ACCC Deputy Chair Dr Michael Schaper has launched the 10th issue of ‘Small Business in Focus’ at the Council of Small Business Australia national summit in Sydney.
The ‘Small Business in Focus’ report contains the latest small business and franchising complaints data and highlights the ACCC’s activities in the small-business sector.
“Misleading conduct and false representations remain the most frequently complained about area for small businesses, with over 1,300 complaints received in the January to June 2015 period,” Dr Schaper said. “Product safety issues also concerned small businesses with over 900 complaints in the same period.”
From January to June 2015, 5,020 small-business complaints were received, and 2,366 small-business inquiries put forward.
The introduction of the new Franchising Code on January 1 was reflected in a significant growth in franchising-related inquiries, with the six months from January 1 seeing a 63 per cent increase in inquiries compared with the previous six months.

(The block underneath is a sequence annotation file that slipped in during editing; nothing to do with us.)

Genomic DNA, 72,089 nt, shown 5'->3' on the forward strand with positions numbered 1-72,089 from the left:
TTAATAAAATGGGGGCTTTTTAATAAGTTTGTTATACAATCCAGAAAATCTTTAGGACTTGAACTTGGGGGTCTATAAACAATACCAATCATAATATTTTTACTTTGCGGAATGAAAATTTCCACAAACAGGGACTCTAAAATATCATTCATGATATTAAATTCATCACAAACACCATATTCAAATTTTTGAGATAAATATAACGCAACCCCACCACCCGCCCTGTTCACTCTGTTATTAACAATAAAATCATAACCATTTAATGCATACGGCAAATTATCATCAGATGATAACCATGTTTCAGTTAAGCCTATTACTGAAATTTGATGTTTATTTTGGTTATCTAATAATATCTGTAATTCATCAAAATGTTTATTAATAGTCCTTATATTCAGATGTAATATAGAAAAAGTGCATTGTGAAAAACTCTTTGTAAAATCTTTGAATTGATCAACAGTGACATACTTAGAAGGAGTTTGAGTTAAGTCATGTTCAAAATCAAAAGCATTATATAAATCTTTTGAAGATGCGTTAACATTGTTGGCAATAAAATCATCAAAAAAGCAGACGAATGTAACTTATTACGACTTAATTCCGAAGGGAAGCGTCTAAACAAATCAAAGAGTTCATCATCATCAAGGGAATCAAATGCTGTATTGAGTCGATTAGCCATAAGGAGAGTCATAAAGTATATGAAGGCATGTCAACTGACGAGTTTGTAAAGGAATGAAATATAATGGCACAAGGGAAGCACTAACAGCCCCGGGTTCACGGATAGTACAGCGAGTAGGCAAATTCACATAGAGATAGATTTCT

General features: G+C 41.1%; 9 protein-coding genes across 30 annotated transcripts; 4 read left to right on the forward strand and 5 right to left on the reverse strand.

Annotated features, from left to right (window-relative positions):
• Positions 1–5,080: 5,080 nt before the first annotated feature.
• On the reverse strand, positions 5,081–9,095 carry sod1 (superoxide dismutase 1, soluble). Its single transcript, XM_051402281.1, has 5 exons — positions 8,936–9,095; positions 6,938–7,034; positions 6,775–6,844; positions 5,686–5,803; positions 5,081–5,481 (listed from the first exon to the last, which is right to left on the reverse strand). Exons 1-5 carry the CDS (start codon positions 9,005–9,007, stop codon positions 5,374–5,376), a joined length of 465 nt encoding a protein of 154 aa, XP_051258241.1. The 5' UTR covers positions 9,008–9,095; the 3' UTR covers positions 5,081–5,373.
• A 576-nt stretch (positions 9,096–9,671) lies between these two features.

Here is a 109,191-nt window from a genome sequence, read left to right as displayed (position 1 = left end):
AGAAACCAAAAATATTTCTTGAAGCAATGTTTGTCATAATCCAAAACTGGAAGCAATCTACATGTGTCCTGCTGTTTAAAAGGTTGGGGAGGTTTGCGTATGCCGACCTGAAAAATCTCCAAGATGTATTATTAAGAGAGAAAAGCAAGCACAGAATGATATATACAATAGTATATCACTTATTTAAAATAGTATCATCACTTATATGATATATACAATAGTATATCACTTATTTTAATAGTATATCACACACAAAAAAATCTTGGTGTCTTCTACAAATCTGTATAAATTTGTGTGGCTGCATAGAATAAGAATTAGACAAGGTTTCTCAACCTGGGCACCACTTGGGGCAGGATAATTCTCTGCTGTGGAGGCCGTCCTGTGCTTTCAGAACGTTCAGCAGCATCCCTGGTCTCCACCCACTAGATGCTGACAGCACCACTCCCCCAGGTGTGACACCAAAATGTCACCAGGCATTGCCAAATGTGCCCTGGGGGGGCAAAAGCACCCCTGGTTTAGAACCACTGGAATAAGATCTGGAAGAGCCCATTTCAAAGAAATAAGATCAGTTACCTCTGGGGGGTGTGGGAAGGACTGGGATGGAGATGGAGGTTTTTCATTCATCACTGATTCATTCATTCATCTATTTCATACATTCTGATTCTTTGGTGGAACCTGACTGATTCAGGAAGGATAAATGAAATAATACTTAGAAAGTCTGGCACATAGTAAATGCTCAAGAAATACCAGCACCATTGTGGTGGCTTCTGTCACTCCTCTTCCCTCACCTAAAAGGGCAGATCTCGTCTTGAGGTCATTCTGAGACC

“Franchisors, franchisees and would-be franchisees are recognising the need to educate themselves about the new code to ensure they understand their rights and obligations under the law,” Dr Schaper said.
In line with its enforcement priorities for 2015, the ACCC served audit notices on 12 franchisors to check their compliance with the new code, with the responses now being assessed.
The Food and Grocery Code was introduced into law in June, and ALDI, Woolworths, Coles and About Life have each signed up. The ACCC has developed guidance on the code, which is available on its website.
“Businesses that supply to the major retailers have significant new protections available to them under the code,” Dr Schaper said. “The ACCC has the power to investigate alleged breaches of the code and can take enforcement action if necessary.”